Natural Selection

Demolition Landscape

Paul Nash

Demolition Landscape

Vintage Gelatin Silver Print

14.61 x 25.4 cms (5.74 x 9.98 ins)

1934

HC 10534

Provenance

Eileen Agar, the eminent British artist and intimate of Nash
Paul Conran

Exhibited

Lee Miller and Surrealism in Britain, Hepworth Wakefield, 2018 (This print)

Literature

"Unseen Landscapes", Country Life, vol.LXXIII, 1938, pp.526-7.
Paul Nash. Fertile Image, Faber and Faber, 1951 (Illustrated number 51) (illustrated as part of a photomontage entitled Empty Room (1937)
Andrew Causey, Paul Nash's photographs. Document and Image, Tate Gallery, 1973 (illustrated full page as plate 35 and catalogued p.120)

The negative for this work is in the Tate Archive.

An exceptionally rare vintage print.

Paul Nash was one of the most important British painters, draftsmen and printmakers of the first half of the twentieth century. However by the mid 1930s he had become increasingly engaged with photography and was gaining great acclaim in this medium. Indeed such was the praise that Nash wrote in July 1934: "My reputation as a photographer is growing alarmingly. I am pretty certain that it will eclipse mine as a painter unless I take a firm line" (letter to Ruth Clark, July 1934). An essay by the prestigious art writer Raymond Mortimer was about to be published on Nash's photographs and recognition was growing. (Raymond Mortimer, "Nature Immitates Art", Architecture Review, January 1935).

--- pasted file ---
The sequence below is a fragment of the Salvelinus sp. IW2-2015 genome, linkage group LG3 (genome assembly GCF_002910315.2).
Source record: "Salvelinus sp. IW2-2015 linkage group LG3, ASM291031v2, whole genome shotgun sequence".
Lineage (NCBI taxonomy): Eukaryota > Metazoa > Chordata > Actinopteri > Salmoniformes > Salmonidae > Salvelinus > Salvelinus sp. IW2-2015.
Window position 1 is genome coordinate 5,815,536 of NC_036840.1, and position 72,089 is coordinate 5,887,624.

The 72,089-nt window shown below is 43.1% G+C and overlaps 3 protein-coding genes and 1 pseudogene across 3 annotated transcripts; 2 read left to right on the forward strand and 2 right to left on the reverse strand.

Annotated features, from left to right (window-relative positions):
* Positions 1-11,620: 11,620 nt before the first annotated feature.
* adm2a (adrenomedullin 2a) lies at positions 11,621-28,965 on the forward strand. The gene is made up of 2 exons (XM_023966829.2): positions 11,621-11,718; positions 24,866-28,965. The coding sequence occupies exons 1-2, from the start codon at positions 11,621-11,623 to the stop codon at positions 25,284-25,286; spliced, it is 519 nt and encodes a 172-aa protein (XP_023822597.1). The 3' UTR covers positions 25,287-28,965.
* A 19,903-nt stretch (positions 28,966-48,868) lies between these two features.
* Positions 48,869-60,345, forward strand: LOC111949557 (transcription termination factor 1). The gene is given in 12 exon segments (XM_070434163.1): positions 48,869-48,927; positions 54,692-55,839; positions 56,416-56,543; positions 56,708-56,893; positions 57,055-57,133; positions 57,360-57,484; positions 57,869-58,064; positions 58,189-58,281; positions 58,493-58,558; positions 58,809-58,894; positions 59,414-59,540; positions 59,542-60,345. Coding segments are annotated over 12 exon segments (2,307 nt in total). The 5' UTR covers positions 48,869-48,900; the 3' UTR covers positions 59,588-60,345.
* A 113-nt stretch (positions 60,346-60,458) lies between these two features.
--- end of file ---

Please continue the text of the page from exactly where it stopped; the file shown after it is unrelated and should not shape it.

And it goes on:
This photograph is reproduced alongside paintings and other photographs by Nash in his illustrated essay, "Unseen Landscapes", for Country Life magazine in 1938. As the largest picture reproduced, in any medium, its scale indicates the importance that Nash assigned the picture and indeed to photography.

Nash titles it "Demolition landscape" and provides the caption "Conventionally sinister ... a room in a partially demolished house traversed by sun and moon as in a wood."

In the body of the text Nash elaborates on these qualities. Writing of "fortuitous affairs of a conventionally sinister complexion" he describes the photograph as showing "the room of a partially demolished house, where the front wall has been pulled down, so that now the sun and moon traverse the floor and walls as in a wood, and the dilapidated uprights and broken sections of door-frames, obscured by shadows or mutilated by shafts of light, take on the semblance of tree forms: the sentinels, perhaps, of a forest land"

Paul Nash

Demolition Landscape

Vintage Gelatin Silver Print

14.61 x 25.4 cms (5.74 x 9.98 ins)

1934

HC 10534

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